Results: Thirty patients who received 38 courses of colistin were included in the study. Colistin was always administered together with other antibiotics. Colistin was well tolerated, with one case of neurological toxicity and one of cutaneous reaction. There were 22 (58%) treatment cycles without any nephrotoxicity, even though during 16 of these cycles other nephrotoxic drugs were administered. Severe (injury or failure) renal toxicity occurred during 6 (16%) treatment courses, requiring colistin discontinuation in 2 patients and colistin dose reduction in 1. Poorer renal function at baseline and younger age were the only variables associated with increased renal toxicity (p = 0.011 and p = 0.031, respectively). Overall mortality was 18% (7/38) and 29% (11/38) at 7 and 30 days after the treatment onset.

Conclusions: In adult haematology population, high dose colistin therapy is safe and efficacious, despite high frequency of concomitant nephrotoxic treatment.
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http://dx.doi.org/10.1007/s15010-017-1010-7DOI Listing
August 2017

Wilms Tumor 1 Expression and Pre-emptive Immunotherapy in Patients with Acute Myeloid Leukemia Undergoing an Allogeneic Hemopoietic Stem Cell Transplantation.

Biol Blood Marrow Transplant 2016 07 10;22(7):1242-1246. Epub 2016 Mar 10.

Cattedra di Ematologia, Universita' Cattolica del Sacro Cuore, Fondazione Policlinico Universitario Gemelli, Roma, Italy. Electronic address:

Minimal residual disease (MRD) was monitored by Wilms tumor 1 (WT1) expression in 207 patients with acute myeloid leukemia (AML) after an allogeneic hemopoietic stem cell transplantation (HSCT) as a trigger to initiate pre-emptive immunotherapy (IT) with cyclosporin discontinuation and/or donor lymphocyte infusion. The trigger for IT was WT1 ≥ 180 copies/10(4) Abelson cells in marrow cells in the first group of 122 patients (WT1-180) and ≥ 100 copies in a subsequent group of 85 patients (WT1-100). Forty patients received IT. The cumulative incidence (CI) of relapse was 76% in WT1-180 (n = 17) versus 29% in WT1-100 patients (n = 23) receiving IT (P = .006); the leukemia-free survival from MRD positivity was 23% versus 74%, respectively (P = .003). We then looked at the entire AML patient population (n = 207). WT1-180 and WT1-100 patients were comparable for disease phase and age. The overall 4-year CI of transplantation-related mortality was 13% in both groups; the CI of leukemia relapse was 38% in the WT1-180 and 28% in the WT1-100 patients (P = .05) and leukemia-free survival was 56% versus 48%, respectively (P = .07). In conclusion, we suggests that WT1-based pre-emptive immunotherapy is feasible in patients with undergoing an allogeneic HSCT. The protective effect on relapse is greater when IT is triggered at lower levels of WT1.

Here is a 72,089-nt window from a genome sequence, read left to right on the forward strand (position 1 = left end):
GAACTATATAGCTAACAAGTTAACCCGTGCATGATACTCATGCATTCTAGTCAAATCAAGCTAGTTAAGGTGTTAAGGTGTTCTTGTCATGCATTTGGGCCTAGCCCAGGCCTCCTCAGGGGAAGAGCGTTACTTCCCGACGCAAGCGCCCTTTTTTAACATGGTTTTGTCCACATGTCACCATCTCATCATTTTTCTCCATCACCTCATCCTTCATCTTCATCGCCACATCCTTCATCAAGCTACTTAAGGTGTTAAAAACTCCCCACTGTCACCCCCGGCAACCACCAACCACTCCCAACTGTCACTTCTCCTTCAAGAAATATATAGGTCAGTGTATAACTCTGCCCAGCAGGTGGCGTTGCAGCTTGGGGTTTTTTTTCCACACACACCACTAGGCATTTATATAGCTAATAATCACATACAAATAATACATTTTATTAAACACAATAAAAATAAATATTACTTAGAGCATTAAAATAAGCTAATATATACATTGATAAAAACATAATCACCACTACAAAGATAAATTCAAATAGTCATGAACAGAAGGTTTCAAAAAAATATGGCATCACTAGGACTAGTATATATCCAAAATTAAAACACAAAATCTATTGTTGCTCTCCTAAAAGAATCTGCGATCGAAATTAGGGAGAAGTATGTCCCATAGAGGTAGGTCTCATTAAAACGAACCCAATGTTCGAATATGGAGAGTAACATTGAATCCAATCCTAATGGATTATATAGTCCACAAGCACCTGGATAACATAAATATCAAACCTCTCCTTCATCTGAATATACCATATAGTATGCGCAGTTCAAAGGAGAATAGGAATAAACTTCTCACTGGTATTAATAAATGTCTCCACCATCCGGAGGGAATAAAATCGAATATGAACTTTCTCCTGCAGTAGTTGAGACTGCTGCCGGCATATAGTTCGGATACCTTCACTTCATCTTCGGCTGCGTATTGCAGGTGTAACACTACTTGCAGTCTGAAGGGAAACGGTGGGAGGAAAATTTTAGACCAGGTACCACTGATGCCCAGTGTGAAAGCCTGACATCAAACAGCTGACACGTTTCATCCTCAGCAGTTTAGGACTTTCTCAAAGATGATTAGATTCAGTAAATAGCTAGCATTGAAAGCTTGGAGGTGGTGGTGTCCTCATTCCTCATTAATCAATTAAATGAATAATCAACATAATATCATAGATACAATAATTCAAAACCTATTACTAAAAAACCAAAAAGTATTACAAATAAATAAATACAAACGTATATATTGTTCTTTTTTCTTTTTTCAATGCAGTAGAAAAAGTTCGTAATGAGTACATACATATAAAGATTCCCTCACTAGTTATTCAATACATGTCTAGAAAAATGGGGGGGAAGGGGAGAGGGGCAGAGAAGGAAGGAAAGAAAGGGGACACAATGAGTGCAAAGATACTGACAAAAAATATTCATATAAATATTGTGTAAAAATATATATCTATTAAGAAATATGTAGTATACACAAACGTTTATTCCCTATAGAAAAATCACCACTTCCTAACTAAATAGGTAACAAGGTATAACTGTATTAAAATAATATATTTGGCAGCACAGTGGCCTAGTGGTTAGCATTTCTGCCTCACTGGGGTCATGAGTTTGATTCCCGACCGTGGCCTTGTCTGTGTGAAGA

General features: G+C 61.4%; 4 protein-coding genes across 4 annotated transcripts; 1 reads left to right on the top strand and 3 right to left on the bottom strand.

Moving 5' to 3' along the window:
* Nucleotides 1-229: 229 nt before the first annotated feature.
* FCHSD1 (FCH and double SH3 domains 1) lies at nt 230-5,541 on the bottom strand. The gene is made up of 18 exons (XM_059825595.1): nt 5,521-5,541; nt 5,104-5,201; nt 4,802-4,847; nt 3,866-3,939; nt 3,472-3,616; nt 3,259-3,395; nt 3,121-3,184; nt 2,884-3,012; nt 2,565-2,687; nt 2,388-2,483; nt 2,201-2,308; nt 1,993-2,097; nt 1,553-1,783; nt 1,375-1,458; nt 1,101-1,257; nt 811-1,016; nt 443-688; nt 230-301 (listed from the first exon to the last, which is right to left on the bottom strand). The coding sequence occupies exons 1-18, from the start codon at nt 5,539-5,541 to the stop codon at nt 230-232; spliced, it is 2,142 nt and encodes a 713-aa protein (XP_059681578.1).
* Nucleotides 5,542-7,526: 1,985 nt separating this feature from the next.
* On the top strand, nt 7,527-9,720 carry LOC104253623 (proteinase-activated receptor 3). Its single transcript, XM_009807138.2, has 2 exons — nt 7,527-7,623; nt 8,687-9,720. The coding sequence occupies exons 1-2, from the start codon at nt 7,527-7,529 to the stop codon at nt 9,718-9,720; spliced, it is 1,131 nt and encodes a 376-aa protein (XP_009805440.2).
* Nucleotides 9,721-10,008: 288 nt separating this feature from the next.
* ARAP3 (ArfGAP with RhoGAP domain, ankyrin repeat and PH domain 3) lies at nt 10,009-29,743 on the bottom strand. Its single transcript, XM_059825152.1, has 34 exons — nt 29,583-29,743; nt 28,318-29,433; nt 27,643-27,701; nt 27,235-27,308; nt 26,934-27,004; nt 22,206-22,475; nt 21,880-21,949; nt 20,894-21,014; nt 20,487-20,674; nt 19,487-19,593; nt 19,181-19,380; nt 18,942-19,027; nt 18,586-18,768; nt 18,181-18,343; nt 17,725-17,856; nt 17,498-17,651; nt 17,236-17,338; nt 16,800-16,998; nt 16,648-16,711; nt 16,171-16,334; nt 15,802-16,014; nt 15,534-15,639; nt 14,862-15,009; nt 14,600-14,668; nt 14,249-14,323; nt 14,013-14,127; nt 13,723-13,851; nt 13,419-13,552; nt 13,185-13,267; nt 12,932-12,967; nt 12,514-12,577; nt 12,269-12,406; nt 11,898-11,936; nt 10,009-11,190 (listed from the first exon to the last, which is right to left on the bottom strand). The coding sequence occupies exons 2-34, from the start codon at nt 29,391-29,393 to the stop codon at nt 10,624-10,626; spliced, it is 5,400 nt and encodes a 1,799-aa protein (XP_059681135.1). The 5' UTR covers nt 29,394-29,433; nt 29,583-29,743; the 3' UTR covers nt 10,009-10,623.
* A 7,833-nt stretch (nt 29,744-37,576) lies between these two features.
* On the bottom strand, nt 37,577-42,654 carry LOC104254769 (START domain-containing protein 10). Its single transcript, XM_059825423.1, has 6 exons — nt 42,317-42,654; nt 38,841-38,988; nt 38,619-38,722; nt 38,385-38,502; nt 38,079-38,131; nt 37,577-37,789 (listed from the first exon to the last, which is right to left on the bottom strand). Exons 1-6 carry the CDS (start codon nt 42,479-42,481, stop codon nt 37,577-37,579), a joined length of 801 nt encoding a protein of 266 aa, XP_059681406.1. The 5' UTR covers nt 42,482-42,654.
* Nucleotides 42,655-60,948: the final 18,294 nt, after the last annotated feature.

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http://dx.doi.org/10.1016/j.bbmt.2016.03.005DOI Listing
July 2016

Improved Outcome of Alternative Donor Transplantations in Patients with Myelofibrosis: From Unrelated to Haploidentical Family Donors.

Biol Blood Marrow Transplant 2016 Feb 9;22(2):324-329. Epub 2015 Oct 9.

Istituto di Ematologia, Universita' Cattolica del Sacro Cuore, Fondazione Policlinico A Gemelli, Roma, Italy. Electronic address: